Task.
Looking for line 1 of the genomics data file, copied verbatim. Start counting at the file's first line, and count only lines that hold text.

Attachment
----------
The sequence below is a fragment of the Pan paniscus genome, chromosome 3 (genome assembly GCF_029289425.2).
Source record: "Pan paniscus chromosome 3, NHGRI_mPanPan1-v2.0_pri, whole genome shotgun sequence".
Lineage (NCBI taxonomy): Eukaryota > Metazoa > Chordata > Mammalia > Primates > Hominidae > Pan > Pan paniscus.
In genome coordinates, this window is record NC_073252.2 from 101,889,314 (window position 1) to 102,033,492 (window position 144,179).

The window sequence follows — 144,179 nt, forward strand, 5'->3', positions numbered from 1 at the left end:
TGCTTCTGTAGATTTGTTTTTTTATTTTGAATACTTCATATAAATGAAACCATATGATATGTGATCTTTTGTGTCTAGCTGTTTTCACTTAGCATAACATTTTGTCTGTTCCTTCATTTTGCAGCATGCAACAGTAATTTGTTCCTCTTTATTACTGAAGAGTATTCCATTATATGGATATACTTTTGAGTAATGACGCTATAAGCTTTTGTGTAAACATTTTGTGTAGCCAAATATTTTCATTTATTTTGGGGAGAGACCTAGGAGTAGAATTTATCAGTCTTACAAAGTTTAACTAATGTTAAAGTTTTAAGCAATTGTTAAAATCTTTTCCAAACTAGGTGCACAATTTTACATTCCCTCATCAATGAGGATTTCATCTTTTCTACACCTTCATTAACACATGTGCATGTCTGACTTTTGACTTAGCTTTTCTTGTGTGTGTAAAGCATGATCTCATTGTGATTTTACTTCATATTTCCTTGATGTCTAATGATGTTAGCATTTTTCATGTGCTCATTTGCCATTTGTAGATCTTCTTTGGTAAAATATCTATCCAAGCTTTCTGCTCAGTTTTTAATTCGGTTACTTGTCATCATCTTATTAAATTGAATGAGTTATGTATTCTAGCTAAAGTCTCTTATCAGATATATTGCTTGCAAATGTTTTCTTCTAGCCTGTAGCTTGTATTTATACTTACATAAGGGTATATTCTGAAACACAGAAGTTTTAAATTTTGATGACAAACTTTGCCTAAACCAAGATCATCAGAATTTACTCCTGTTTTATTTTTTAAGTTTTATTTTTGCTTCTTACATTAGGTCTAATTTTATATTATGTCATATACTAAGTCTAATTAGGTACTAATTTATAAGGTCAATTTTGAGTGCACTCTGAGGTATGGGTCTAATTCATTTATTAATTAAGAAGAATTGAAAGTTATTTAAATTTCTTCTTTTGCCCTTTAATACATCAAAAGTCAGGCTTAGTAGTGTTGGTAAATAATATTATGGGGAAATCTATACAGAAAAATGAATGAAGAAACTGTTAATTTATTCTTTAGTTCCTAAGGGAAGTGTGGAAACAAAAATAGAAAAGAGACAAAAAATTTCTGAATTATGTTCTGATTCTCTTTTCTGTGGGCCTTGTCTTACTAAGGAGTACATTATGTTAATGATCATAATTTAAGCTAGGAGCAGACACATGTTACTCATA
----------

The sequence below is a fragment of the Pan paniscus genome, chromosome 3 (genome assembly GCF_029289425.2).